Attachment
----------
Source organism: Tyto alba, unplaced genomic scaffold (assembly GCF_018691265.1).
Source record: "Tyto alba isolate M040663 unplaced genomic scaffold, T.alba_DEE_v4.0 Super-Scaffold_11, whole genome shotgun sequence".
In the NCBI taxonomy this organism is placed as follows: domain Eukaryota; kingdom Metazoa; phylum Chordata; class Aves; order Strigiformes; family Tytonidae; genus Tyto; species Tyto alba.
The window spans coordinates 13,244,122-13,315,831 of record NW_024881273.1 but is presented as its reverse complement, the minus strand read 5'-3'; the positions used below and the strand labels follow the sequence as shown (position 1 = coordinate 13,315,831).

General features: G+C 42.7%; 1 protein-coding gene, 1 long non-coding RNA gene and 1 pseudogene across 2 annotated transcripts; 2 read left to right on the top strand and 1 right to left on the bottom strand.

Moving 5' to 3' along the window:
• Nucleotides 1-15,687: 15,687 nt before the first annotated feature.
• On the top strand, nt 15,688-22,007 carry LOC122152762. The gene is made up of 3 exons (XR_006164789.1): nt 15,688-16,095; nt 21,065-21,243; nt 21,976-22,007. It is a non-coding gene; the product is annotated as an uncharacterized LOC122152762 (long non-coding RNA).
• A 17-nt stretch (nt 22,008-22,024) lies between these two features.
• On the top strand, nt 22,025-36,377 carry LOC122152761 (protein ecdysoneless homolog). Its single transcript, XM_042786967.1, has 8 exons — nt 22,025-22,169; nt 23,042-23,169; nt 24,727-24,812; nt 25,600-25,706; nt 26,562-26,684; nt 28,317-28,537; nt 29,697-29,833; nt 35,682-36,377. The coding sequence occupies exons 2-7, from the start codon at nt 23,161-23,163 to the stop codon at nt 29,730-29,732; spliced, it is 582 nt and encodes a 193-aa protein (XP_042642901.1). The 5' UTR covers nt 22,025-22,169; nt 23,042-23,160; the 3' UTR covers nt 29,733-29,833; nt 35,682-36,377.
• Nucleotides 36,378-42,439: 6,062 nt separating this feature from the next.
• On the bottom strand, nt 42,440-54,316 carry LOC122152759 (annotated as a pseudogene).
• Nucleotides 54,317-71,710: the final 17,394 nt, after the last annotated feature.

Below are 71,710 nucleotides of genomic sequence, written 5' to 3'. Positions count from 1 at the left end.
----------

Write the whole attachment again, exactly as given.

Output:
Source organism: Tyto alba, unplaced genomic scaffold (assembly GCF_018691265.1).
Source record: "Tyto alba isolate M040663 unplaced genomic scaffold, T.alba_DEE_v4.0 Super-Scaffold_11, whole genome shotgun sequence".
In the NCBI taxonomy this organism is placed as follows: domain Eukaryota; kingdom Metazoa; phylum Chordata; class Aves; order Strigiformes; family Tytonidae; genus Tyto; species Tyto alba.
The window spans coordinates 13,244,122-13,315,831 of record NW_024881273.1 but is presented as its reverse complement, the minus strand read 5'-3'; the positions used below and the strand labels follow the sequence as shown (position 1 = coordinate 13,315,831).

General features: G+C 42.7%; 1 protein-coding gene, 1 long non-coding RNA gene and 1 pseudogene across 2 annotated transcripts; 2 read left to right on the top strand and 1 right to left on the bottom strand.

Moving 5' to 3' along the window:
• Nucleotides 1-15,687: 15,687 nt before the first annotated feature.
• On the top strand, nt 15,688-22,007 carry LOC122152762. The gene is made up of 3 exons (XR_006164789.1): nt 15,688-16,095; nt 21,065-21,243; nt 21,976-22,007. It is a non-coding gene; the product is annotated as an uncharacterized LOC122152762 (long non-coding RNA).
• A 17-nt stretch (nt 22,008-22,024) lies between these two features.
• On the top strand, nt 22,025-36,377 carry LOC122152761 (protein ecdysoneless homolog). Its single transcript, XM_042786967.1, has 8 exons — nt 22,025-22,169; nt 23,042-23,169; nt 24,727-24,812; nt 25,600-25,706; nt 26,562-26,684; nt 28,317-28,537; nt 29,697-29,833; nt 35,682-36,377. The coding sequence occupies exons 2-7, from the start codon at nt 23,161-23,163 to the stop codon at nt 29,730-29,732; spliced, it is 582 nt and encodes a 193-aa protein (XP_042642901.1). The 5' UTR covers nt 22,025-22,169; nt 23,042-23,160; the 3' UTR covers nt 29,733-29,833; nt 35,682-36,377.
• Nucleotides 36,378-42,439: 6,062 nt separating this feature from the next.
• On the bottom strand, nt 42,440-54,316 carry LOC122152759 (annotated as a pseudogene).
• Nucleotides 54,317-71,710: the final 17,394 nt, after the last annotated feature.

Below are 71,710 nucleotides of genomic sequence, written 5' to 3'. Positions count from 1 at the left end.